You may not have realised, as you strolled along the shingle beaches between Felixstowe and Southwold, that you were treading on a precious gift, delivered to Suffolk’s coast over the centuries by the North Sea…
The coastline between Felixstowe and Southwold is known to some as the ‘Amber Coast.’
These popular beaches are in fact a great place to look for the fossilised resin, which originated in ancient forests where the Baltic Sea now exists.
It is easily missed, since raw amber looks just like a dull, brown stone, only resembling the beautiful gem we recognise and love when it is polished.
Britain has been the recipient of amber from the cold North Sea ever since it became an island at the close of the last glaciation.
This fossilised tree sap is forty million years old, and some of it even contains things like insects, the remnants of a lost world never seen by humankind.
So where did it come from?
Where the Baltic Sea now exists, there was once an immense forest. It passed into history tens of millions of years after the last dinosaurs. At one time it contained a wide variety of mammals and birds, and invertebrates (especially insects) were as diverse and abundant there as they are today.
The brown, syrupy resin was released from the trunks of the trees when they were damaged by fires or storms, disappearing amongst the fallen pine needles below.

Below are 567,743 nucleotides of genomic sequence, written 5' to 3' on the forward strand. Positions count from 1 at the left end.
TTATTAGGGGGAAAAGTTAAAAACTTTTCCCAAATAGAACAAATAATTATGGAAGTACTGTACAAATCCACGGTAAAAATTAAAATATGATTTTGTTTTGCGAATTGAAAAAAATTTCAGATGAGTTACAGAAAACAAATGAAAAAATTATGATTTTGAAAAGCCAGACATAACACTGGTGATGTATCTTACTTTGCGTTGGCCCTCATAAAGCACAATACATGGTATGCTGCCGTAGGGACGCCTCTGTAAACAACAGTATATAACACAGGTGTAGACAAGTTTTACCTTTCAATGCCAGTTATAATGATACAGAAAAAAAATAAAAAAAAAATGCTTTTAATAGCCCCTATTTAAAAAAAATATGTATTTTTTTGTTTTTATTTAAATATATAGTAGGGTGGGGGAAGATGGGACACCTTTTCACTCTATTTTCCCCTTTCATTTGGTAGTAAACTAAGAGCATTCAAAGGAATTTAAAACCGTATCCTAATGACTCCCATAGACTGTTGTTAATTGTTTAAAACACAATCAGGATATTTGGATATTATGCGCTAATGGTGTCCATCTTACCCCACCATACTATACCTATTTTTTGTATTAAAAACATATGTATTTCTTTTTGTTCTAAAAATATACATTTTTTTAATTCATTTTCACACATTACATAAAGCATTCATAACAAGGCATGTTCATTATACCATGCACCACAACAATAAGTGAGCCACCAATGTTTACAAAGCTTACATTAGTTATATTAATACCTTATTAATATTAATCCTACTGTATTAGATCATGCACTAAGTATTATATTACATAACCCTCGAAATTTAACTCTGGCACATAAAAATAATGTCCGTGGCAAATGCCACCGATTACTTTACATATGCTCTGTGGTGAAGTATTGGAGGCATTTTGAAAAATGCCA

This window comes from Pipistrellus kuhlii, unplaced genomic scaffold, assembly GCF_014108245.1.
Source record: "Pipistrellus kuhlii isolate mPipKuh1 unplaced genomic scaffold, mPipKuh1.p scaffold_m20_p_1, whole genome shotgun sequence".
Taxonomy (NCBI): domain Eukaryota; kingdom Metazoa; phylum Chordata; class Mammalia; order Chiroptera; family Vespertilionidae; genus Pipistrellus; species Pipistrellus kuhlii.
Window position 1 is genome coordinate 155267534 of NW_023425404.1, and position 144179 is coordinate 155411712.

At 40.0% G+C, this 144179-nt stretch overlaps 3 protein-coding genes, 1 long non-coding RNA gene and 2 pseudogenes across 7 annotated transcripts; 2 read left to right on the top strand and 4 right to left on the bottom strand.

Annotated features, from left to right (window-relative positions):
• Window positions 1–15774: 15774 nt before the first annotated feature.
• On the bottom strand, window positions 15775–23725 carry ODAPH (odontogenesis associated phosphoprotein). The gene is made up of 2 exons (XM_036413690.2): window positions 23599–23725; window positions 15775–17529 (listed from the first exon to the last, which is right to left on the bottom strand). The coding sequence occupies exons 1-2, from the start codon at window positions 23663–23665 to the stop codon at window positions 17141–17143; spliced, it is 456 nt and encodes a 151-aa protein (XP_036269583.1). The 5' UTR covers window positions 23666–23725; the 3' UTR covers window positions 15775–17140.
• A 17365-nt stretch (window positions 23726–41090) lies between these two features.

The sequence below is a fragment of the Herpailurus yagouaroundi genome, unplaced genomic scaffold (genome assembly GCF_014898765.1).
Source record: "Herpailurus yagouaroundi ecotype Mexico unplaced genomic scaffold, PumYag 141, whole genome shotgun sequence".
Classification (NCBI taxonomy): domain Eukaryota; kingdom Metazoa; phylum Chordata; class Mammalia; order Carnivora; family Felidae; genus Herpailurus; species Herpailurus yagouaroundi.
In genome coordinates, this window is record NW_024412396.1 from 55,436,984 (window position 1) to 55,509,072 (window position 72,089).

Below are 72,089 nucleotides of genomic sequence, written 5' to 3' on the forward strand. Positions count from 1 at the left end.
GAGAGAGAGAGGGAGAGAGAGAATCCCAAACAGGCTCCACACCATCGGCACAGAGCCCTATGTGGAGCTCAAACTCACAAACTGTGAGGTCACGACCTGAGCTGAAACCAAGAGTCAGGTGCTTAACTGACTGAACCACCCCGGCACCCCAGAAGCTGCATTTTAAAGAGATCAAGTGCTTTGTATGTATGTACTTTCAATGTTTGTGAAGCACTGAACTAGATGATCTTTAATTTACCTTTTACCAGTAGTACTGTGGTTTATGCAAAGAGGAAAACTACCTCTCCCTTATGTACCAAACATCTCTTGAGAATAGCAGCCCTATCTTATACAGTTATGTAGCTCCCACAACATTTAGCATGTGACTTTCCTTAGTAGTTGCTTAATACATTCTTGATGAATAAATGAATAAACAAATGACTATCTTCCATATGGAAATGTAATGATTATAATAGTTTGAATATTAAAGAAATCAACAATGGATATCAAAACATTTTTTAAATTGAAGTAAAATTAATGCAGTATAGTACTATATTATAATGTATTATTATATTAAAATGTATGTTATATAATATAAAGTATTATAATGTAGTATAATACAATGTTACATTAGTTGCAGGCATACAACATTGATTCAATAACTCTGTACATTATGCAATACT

Buried in the soil, the resin was gradually subjected to immense pressure, a process which lasted for millions of years. The end product? It was fossilised into amber, perfectly preserving anything that came into contact with during that process.
The amber was collected by grinding ice sheets and transported to the west, before falling to the bottom of the new sea that separated Britain from the continent.
And now it can be found on the many beaches on our coast, including Shingle Street, Aldeburgh, Dunwich and Southwold.
East coast fisherman have gathered pieces of amber in their nets from the seabed for centuries – why not find some of the treasure for yourself! If you’re in the Southwold area, you might like to visit the Amber Museum And Shop to find out more about the jewels of the Suffolk Coast.